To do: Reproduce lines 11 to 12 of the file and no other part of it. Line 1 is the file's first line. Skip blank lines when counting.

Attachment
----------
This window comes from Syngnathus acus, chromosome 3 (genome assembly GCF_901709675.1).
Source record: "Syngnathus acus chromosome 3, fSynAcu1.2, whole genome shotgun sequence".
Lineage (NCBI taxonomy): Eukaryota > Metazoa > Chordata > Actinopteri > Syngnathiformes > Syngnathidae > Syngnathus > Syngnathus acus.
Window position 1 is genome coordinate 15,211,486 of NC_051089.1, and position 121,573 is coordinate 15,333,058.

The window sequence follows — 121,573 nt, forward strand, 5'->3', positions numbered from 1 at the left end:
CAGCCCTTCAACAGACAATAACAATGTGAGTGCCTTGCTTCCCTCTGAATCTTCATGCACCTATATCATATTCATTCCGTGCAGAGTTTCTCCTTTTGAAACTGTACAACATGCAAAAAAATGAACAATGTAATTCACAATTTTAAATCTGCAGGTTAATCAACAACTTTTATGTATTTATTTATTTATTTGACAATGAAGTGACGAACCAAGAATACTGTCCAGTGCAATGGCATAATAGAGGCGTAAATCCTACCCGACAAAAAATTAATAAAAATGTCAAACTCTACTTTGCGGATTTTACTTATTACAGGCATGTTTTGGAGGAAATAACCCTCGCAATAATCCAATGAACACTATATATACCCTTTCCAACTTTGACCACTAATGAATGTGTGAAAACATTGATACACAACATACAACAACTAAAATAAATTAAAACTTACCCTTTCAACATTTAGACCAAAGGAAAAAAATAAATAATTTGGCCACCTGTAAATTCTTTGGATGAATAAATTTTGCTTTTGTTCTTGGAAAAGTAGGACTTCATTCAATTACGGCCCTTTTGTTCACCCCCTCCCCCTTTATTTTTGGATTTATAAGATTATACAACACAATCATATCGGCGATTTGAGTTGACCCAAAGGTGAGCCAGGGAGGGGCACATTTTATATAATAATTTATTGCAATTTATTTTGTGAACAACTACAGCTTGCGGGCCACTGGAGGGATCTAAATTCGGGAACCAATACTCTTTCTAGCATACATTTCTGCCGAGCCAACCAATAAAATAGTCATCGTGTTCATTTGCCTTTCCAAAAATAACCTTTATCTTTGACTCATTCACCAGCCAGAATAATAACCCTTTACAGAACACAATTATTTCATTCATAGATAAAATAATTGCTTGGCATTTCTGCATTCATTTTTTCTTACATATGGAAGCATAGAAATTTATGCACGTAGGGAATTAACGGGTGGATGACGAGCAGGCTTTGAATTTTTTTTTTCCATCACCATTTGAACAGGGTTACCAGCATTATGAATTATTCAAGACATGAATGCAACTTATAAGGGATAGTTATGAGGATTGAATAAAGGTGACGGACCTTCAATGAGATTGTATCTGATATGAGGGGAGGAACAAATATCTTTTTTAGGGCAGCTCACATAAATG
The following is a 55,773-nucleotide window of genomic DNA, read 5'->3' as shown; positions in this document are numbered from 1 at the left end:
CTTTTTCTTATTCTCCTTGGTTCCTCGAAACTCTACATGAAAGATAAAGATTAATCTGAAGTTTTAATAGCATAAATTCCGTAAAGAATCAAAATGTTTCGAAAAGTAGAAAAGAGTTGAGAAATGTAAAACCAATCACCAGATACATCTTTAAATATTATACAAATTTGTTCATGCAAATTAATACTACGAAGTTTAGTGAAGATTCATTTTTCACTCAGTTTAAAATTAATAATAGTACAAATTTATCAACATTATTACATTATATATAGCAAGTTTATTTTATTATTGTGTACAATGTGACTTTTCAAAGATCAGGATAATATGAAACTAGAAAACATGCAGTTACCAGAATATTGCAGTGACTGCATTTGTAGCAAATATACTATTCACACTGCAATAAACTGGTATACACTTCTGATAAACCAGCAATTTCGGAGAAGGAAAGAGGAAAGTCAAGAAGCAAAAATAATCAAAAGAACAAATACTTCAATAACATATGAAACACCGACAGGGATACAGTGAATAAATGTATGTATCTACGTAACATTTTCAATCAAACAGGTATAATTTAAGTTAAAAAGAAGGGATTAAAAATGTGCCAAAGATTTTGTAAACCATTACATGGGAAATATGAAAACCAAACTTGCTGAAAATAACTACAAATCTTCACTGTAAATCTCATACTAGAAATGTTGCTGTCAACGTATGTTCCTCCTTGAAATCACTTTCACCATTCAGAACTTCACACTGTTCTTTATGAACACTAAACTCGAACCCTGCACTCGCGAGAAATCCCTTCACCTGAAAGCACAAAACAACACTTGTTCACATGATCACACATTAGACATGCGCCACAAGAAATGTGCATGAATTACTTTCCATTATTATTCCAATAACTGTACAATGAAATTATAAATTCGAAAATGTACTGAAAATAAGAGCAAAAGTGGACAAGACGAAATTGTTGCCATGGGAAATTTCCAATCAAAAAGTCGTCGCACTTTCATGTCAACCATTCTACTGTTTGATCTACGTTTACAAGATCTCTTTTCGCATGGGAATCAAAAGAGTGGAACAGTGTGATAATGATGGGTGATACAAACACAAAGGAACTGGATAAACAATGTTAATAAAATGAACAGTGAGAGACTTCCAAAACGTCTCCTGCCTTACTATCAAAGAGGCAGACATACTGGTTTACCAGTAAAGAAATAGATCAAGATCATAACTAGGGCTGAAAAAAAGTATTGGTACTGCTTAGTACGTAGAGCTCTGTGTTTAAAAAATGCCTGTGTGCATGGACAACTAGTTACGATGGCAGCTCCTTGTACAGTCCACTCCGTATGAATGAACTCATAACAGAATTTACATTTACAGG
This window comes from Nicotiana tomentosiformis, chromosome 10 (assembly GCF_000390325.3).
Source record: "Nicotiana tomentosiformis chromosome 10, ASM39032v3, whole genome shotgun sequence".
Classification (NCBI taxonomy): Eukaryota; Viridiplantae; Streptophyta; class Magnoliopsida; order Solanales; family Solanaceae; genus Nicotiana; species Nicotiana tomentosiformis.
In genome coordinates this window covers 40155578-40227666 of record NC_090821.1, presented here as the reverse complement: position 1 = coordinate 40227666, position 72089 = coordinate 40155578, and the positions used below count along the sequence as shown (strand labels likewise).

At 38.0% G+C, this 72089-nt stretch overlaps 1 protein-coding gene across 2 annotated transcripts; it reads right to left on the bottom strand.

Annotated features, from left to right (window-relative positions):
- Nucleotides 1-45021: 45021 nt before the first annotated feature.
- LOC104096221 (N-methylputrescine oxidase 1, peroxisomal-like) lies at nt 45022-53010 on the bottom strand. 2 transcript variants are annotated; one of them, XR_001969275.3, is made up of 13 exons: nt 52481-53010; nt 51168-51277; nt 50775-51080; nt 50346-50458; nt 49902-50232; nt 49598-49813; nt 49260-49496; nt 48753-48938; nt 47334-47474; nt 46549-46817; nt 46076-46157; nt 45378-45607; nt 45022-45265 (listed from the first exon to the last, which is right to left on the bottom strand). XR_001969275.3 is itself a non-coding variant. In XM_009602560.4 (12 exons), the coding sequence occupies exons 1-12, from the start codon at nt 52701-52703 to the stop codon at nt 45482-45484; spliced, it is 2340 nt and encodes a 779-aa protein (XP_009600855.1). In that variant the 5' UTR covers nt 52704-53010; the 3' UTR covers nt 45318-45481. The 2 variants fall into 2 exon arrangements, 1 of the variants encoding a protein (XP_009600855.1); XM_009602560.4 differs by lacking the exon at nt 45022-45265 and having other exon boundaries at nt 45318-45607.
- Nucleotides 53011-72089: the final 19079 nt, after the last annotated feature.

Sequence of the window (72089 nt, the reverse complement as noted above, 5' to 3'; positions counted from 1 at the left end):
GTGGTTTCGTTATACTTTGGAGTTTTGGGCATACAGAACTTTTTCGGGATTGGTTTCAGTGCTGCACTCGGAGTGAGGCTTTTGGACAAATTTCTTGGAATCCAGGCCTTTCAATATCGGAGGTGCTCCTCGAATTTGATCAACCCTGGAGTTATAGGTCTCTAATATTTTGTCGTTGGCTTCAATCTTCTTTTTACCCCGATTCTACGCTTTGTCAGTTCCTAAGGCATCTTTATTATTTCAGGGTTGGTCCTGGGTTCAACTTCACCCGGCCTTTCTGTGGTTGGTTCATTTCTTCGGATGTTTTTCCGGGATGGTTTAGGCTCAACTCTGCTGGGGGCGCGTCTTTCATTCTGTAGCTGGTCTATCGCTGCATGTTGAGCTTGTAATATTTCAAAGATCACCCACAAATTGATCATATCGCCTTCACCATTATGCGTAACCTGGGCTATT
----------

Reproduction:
Classification (NCBI taxonomy): Eukaryota; Viridiplantae; Streptophyta; class Magnoliopsida; order Solanales; family Solanaceae; genus Nicotiana; species Nicotiana tomentosiformis.
In genome coordinates this window covers 40155578-40227666 of record NC_090821.1, presented here as the reverse complement: position 1 = coordinate 40227666, position 72089 = coordinate 40155578, and the positions used below count along the sequence as shown (strand labels likewise).